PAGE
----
The new UK variant of the coronavirus, estimated to be around 60 per cent more transmissible than previous forms of the virus, has spread across Europe. The true incidence of the variant, known as B.1.1.7, is largely unknown and likely to be significantly higher than figures across the continent suggest, due to lower levels of genomic sequencing in Europe than in the UK.
According to the World Health Organisation, the new variant may come to supplant older mutations over time, as has been observed in the UK and increasingly in Denmark, where it appears the British mutation is most prevalent outside of the British Isles. Some 16 countries in the EU had reported cases of the new variant on 4 January.
Travel bans imposed on the UK before Christmas last year may have succeeded in slowing the spread of the new variant, but it has likely seeded across the EU by now, as scientists believe it to have emerged as early as September, some two months before borders across the world were closed to British travellers.
The new more transmissible variant is causing worry on the continent. The WHO’s regional director for Europe, Hans Kluge, has warned that European countries must do more to limit its spread, including beefing up test-and-trace systems and ensuring social distancing regulations are followed.
But the underlying question of whether measures known to have abated the spread of older versions of the virus will be sufficient to contain the new strain remains unresolved. Data from the UK, where officials admit the tiering system failed to contain the new variant and the government insists that adherence to the latest national lockdown must be pushed up, suggests that restrictions may need to be significantly toughened if it turns out to have spread widely in Europe. Evidence from the UK indicates that 15 per cent of contacts of people infected with the new variant test positive for coronavirus, compared to 11 per cent prior.
Charlotte Houldcroft, a research associate at the University of Cambridge who studies virus evolution, told the New Statesman that with most of Europe under some form of lockdown, it may take some time for the virus to become established outside the UK. “Countries with strict lockdowns will already be breaking chains of transmissions [for all variants of Covid-19]. If we look at the UK’s tier system, quite a lot of things were open under Tier 2 and Tier 3.” Houldcroft added that there is little understanding of why the new variant is more transmissible, but that more should be known within a few weeks, potentially allowing intelligent measures designed to curb its spread to be implemented by governments.
European countries are not waiting. The French government imposed a 6pm curfew on Marseilles after the British variant was discovered in the city, with one woman having apparently imported the mutation from the UK and subsequently 23 of 45 close contacts testing positive for coronavirus. “We are doing everything we can to prevent the variants from entering and spreading across our territory,” French health minister Olivier Véran said, adding that he did not want to see the dire situation in the UK replicated in France. German Chancellor Angela Merkel has struck a similar tone, warning that Germany’s current lockdown could last until April “if we don’t manage to stop this British variant”.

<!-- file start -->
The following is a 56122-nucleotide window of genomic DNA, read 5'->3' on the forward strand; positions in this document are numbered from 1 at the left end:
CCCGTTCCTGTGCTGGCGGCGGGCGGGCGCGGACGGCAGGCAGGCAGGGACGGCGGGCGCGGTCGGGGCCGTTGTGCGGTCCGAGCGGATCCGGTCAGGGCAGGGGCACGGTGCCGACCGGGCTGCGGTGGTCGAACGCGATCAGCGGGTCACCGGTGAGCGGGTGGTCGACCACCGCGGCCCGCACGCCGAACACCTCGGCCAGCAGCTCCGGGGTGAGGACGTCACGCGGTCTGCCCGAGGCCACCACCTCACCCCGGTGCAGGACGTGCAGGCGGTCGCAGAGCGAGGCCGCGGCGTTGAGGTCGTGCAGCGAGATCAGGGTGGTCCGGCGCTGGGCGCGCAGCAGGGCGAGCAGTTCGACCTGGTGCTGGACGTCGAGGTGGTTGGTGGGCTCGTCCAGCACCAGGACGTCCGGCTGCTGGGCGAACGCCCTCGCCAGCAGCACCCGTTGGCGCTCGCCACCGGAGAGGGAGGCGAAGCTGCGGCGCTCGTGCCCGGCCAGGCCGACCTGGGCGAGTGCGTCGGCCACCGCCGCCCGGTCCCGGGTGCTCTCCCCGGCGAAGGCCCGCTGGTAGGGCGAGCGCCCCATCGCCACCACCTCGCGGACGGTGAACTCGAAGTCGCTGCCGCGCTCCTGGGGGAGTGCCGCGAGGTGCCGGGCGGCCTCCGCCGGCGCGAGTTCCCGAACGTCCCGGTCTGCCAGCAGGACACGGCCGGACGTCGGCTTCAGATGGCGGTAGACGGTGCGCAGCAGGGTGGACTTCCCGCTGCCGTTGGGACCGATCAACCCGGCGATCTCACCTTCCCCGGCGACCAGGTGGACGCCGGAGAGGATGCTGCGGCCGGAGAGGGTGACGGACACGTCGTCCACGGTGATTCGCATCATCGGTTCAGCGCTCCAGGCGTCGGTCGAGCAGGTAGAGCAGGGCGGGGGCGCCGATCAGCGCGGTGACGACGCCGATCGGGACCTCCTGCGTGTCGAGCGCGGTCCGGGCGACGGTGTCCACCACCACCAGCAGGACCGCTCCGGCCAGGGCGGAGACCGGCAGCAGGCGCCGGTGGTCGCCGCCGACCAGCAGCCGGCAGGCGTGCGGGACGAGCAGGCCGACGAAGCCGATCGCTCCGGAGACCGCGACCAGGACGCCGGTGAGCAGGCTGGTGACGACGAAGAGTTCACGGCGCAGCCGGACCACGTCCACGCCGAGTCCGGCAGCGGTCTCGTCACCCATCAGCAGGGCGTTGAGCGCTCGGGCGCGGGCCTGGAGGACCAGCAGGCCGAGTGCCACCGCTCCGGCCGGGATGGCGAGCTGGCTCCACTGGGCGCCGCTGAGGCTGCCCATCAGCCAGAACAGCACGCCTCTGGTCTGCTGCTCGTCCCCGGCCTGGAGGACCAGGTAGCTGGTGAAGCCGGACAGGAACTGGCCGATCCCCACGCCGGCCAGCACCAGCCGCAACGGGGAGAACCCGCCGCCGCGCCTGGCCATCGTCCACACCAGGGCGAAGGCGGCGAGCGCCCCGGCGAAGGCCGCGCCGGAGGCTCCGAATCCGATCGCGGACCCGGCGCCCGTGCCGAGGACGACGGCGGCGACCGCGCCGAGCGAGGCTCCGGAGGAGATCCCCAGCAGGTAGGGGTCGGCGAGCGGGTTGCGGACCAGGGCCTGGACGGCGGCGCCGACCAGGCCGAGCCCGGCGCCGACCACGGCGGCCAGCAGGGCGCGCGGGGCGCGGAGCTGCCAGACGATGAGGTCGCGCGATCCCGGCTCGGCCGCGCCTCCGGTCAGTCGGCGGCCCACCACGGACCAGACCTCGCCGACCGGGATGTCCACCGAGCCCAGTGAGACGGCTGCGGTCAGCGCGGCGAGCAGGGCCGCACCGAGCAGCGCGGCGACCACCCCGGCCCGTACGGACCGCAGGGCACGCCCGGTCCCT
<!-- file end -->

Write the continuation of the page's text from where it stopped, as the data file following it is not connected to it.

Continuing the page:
Overall, most large European countries are currently not experiencing the same kind of rapid rise in cases seen in the UK since December, which British officials ascribe in part to the uncontrolled spread of the new variant. Italy, France and Germany are currently recording rates of between 200 and 400 new daily confirmed cases per million people, less than half of the UK’s rate of nearly 900.
Only Ireland, the Czech Republic and Slovenia are recording higher rates in Europe. Ireland’s rising case rate is especially worrying, going from 250 confirmed cases per million at the beginning of the year to a current rate of over 1,200 – an increase of nearly 400 per cent in under two weeks. Taoiseach Micheal Martin said on 12 January that 45 per cent of Covid tests sequenced tested positive for the new variant, which is a fivefold increase in two weeks, although the WHO’s Mike Ryan has said that the rise in cases in Ireland is due to increased social mixing rather than the new strain.
The stratospheric rise in cases in Ireland could be in part because the country is the only EU member state to share a land border with the UK, meaning there are more opportunities for the British variant to be seeded via people travelling to Northern Ireland from Great Britain. Irish emigrants living in the UK who had returned home for Christmas are also feared to have spread the new strain in the Republic.
The reality is that although Europe has a head-start in containing the new variant, aided by travel restrictions imposed late last year, the speed with which it became the dominant form of the virus in the UK has officials worried. They now believe they are locked in a race against time to ramp up vaccination capacity while limiting the spread of the new variant as much as possible. If the variant does begin to spread uncontrollably, the generally slow pace of the EU’s vaccination drive could come to appear an even more unforgivable misstep.
Additional data reporting by Michael Goodier.